The Parliament of the Russian republic today approved a law to move away from collective agriculture, allowing farmers to own their own land and sell it after 10 years.
The measure reverses a policy that has been in effect since Josef Stalin carried out a bloody and brutal collectivization of land between 1929 and 1932.
The national legislature has yet to approve the privatization of farmland, although the vote by the Parliament of the Russian Federation, by far the largest of the 15 Soviet republics, could push the Kremlin’s hand.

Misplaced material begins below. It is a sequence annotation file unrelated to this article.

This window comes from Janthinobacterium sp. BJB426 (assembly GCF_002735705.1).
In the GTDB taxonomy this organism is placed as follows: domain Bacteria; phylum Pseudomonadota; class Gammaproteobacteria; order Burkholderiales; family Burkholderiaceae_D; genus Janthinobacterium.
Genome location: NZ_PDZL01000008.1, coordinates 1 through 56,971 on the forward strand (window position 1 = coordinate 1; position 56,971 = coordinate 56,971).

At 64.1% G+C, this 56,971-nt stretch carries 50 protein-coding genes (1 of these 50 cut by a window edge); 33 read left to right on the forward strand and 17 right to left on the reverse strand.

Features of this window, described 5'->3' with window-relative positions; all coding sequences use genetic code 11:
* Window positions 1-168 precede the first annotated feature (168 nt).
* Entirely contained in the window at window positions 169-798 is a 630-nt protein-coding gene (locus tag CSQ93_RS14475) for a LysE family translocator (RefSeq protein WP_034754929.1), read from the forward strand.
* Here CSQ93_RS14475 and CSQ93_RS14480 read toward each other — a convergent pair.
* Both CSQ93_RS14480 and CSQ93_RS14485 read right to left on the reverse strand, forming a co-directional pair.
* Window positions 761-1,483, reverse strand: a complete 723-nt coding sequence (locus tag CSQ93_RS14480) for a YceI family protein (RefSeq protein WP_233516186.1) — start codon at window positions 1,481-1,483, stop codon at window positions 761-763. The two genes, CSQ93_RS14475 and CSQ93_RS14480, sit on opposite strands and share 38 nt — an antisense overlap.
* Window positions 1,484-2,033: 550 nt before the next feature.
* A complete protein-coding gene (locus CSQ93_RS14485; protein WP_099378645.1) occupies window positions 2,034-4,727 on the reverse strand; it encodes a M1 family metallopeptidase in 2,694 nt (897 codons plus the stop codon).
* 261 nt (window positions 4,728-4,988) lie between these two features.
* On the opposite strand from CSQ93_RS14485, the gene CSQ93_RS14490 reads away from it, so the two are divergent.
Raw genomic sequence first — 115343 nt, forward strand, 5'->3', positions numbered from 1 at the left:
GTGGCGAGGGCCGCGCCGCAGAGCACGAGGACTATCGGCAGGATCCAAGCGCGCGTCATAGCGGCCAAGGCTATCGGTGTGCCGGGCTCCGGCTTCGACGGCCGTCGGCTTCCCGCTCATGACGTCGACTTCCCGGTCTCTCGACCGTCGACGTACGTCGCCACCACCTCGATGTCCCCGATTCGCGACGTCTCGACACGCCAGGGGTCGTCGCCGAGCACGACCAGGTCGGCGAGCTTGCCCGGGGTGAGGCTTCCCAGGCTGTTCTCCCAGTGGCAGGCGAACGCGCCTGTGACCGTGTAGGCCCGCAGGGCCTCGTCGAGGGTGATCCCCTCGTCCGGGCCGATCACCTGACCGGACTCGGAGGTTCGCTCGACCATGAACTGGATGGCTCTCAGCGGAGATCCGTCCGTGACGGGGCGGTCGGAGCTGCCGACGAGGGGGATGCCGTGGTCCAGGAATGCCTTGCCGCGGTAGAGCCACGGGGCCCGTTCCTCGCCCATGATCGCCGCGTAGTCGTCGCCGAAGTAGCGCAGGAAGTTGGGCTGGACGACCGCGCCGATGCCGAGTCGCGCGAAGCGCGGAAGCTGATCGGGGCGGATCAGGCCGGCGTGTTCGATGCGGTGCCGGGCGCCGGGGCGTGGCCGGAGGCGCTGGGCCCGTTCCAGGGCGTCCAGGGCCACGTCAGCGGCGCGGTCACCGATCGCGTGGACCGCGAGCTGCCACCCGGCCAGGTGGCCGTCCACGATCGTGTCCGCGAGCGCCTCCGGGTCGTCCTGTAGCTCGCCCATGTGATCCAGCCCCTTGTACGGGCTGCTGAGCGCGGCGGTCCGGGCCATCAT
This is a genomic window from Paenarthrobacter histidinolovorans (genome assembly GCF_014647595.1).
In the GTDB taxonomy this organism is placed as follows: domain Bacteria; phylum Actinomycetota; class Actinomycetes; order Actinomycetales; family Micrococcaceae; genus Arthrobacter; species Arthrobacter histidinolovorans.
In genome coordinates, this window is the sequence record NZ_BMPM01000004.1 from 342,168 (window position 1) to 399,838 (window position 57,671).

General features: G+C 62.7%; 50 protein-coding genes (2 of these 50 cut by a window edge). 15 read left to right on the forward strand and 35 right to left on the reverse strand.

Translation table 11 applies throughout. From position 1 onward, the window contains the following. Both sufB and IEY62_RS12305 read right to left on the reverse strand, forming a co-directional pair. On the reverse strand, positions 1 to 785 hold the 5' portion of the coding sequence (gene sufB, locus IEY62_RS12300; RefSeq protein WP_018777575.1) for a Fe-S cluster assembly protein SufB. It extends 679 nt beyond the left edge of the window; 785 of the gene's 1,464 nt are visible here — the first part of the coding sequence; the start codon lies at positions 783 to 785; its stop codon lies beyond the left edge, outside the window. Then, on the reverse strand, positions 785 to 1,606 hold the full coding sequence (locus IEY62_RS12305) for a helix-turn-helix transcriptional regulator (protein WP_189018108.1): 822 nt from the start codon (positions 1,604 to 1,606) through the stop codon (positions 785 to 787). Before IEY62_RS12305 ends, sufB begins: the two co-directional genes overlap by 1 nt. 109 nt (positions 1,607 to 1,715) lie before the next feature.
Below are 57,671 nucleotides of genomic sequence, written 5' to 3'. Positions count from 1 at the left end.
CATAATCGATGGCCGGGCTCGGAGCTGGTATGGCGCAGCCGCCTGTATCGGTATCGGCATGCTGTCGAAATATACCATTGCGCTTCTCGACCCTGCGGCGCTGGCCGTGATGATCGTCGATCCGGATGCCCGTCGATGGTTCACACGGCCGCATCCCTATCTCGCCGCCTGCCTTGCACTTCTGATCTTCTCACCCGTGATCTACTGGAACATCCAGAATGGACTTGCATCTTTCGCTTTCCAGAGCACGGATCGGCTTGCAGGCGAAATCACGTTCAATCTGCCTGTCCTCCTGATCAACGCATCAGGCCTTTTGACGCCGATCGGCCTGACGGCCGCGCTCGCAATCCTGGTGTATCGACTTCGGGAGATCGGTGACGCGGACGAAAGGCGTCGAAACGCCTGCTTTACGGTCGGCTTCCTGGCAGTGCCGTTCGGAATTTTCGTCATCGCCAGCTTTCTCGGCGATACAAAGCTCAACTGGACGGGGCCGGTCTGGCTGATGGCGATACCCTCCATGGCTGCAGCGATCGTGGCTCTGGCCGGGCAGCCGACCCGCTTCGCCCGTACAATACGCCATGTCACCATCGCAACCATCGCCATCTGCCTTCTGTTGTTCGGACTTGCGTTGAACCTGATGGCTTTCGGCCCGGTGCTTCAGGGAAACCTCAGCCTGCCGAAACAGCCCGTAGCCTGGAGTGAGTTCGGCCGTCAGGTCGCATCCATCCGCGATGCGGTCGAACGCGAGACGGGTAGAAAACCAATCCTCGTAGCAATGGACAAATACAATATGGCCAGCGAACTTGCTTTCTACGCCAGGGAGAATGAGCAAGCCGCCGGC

The three Baltic republics, which declared independence earlier this year, have also passed laws allowing private land ownership, although the process is bogged down in disputes over property rights.
Additionally, the newly elected non-Communist Parliament of Georgia is expected to pass a law soon to move away from collective agriculture.
The final vote in the Russian Parliament, known as the Russian Congress of Peoples Deputies, was 863 to 90 with 40 abstentions.